MINNEAPOLIS (WCCO) — The Centers for Disease Control has called childhood obesity in America a crisis. It is happening at a time when budget cuts are forcing many school districts to cut physical education programs. But a Twin Cities high school is teaming up with the University of Minnesota to fight for fitness.
Eastview High School in Apple Valley has been using heart monitors for 15 years to track student fitness. Tenth grade student Ryan McGuire said the results are life-changing.
“I’m really into stuff like this, biology in general,” said McGuire. “Exercising more can help you in every single aspect of life, not just being more fit or being more athletic. It can make you smarter. It can make you more focused.”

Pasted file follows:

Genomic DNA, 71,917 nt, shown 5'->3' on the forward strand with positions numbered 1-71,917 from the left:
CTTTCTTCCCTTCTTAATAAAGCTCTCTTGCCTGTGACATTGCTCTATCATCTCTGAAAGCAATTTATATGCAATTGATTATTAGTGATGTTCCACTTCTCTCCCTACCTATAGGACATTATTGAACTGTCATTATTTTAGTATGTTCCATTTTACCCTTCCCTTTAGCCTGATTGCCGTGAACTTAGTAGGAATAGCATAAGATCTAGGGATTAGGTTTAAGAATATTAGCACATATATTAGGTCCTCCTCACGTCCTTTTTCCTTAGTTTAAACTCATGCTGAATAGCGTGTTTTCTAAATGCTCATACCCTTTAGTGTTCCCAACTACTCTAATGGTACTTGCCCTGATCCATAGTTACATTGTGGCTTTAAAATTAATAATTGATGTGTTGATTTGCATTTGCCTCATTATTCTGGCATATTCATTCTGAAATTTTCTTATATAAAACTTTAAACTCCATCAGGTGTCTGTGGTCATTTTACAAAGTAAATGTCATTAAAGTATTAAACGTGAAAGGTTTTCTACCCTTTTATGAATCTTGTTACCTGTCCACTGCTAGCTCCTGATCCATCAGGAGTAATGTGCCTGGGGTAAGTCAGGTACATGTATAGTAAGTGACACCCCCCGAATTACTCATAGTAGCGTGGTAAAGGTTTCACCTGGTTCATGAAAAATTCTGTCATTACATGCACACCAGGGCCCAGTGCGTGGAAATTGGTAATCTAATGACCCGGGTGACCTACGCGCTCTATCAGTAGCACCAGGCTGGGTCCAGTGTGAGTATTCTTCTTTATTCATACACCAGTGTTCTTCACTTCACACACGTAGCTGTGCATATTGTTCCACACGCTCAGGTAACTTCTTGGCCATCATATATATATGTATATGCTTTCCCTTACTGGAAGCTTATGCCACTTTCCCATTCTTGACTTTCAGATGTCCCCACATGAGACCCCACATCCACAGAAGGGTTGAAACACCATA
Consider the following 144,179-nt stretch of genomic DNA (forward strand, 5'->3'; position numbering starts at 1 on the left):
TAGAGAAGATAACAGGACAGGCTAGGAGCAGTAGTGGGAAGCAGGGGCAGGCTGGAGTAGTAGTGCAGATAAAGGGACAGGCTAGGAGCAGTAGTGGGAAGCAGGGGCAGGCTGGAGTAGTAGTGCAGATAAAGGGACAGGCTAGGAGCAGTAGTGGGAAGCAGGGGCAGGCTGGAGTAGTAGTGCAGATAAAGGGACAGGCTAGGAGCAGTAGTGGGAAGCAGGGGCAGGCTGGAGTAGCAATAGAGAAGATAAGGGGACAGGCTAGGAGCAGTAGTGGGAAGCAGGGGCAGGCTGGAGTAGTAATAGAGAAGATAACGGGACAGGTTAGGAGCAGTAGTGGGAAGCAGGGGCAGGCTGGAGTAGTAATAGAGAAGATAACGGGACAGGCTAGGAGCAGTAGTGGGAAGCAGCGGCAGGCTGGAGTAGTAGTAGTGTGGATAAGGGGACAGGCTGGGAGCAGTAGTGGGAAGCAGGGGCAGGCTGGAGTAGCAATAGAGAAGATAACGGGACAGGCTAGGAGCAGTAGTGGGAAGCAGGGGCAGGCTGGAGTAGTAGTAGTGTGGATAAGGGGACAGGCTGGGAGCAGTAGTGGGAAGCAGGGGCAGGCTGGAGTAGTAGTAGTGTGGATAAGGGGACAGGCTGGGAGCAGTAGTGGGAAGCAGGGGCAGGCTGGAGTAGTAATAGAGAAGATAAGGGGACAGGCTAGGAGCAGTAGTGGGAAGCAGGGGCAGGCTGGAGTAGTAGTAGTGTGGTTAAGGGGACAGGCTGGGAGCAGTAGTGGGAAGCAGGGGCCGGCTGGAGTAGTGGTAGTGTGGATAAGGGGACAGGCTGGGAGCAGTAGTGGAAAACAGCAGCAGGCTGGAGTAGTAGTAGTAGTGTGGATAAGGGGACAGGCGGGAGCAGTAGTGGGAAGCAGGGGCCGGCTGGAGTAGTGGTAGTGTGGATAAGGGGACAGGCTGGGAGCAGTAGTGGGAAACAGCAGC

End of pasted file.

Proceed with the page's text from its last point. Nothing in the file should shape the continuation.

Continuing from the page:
McGuire is one of 40 Eastview students scheduled to make a field trip to the School of Kinesiology within in the School of Education at the University of Minnesota. The students have an oxygen monitoring mask strapped on their face and then run on a treadmill that increases in speed and incline.
After about 10 minutes, the students reach a stage that researchers call “failure.” They can no longer keep up the pace.
“We’re measuring what we call the VO2 max, so their ability to utilize oxygen,” said researcher Stacy Ingraham, PhD.
Ingraham said more than just the students’ hearts and legs get a workout.
“We do know test scores will go up if we are more fit,” said Ingraham. “There’s enough validity there in that data [to show] if you want to improve [academic] scores, the last thing you want to do is eliminate recess or physical education.”
Ingraham said for 50 years schools have been using the President’s Fitness Challenge as a yardstick of student health. But she argues that program is more of a test of athleticism. She hopes scientific testing will make more policy makers aware of the value of having truly fit youth.